Roy Mehta on documenting the rich multiculturalism of Brent between 1989-93
Shot around 30 years ago, the London-based photographer’s book – published by Hoxton Mini Press – bears great relevance to today.
- Ayla Angelos
- 23 February 2021
- Reading Time
- 4 minute read
Brent is one of London’s 32 boroughs. It’s located on the north-west side of the city and borders Harrow, Barnet, Camden and Westminster on either side. It’s also where Roy Mehta was born and raised, a photographer who still resides in the city. “For me, Brent represents the multi-faith, multi-ethnic heart of London,” he tells It’s Nice That, “I knew the area well.”
Roy is a London-based photographer with 30 years’ professional experience under his belt. His work has taken him to numerous locations across the UK and internationally, lensing themes of identity and belonging specifically. Most recently, not only has he been part of a photography project, titled Sixteen – focusing on young people that toured extensively around the UK – he’s also exhibited as part of the Brighton Photo Festival 2014 and was part of a group show in London organised by Uncertain States. He boasts an impressive portfolio too, with projects ranging from Distant Relations and Coastline, each documenting social issues and life found in the UK. He’s also been building a larger project in Mumbai, India, and continuing his work on commissioned photographic assignments.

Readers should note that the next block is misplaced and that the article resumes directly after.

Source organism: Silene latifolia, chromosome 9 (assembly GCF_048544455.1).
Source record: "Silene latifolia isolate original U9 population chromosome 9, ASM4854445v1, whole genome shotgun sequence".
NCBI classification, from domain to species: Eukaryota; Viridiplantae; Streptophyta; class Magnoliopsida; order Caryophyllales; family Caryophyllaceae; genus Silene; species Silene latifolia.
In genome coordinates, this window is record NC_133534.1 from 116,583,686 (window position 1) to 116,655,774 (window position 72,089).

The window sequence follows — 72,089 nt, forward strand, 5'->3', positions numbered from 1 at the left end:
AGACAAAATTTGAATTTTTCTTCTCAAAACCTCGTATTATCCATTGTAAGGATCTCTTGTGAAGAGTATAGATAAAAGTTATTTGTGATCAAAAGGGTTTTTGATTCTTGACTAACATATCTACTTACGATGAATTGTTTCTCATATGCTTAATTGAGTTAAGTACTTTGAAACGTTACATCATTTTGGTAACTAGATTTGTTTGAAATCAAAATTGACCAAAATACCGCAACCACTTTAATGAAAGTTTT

It’s a wide-spanning portfolio and one that’s enabled him to travel to all sorts of fascinating places. Then, shortly after a stint of working in various parts of Britain’s capital, Roy decided it was time to turn his focus on a place closer to home. As such, he began his work in Brent – a place he felt more connected with, and a location he started to visually examine while pursuing the medium of photography at school. The result of which is a new black and white publication titled Revival: London 1989-1993, compiling a collection of Roy’s imagery shot between the late 80s and the early 90s.
During this time, in 1989, Roy was living in Farnham, but he knew the area of Brent like the back of his hand – he just hadn’t been there for a while. So he packed up his camera and started to wander the roads of his old hometown, taking pictures along the way and observing the streets that he once used to roam as a child. “I gradually got to know the people and began to be accepted into churches, pubs, homes, dancehalls and other places in the community,” Roy tells It’s Nice That. “This was a long time before digital photography and social media, so photography was a different kind of practice; people related to the camera in a different way.”
Back then, picture taking was more of a personal endeavour. The internet had only been around for a short while and digital privacy was yet to become a topic of debate. Not to mention the process of documenting everything around you to then share with the world through social media. It was a collaborative and interpersonal practice, and one that saw Roy photograph his subjects and build close relationships with those that he lensed. “Often I would give people prints that they would share with their families and over time I would build up a connection,” he adds, illustrating a stark comparison to the digital world we live in currently.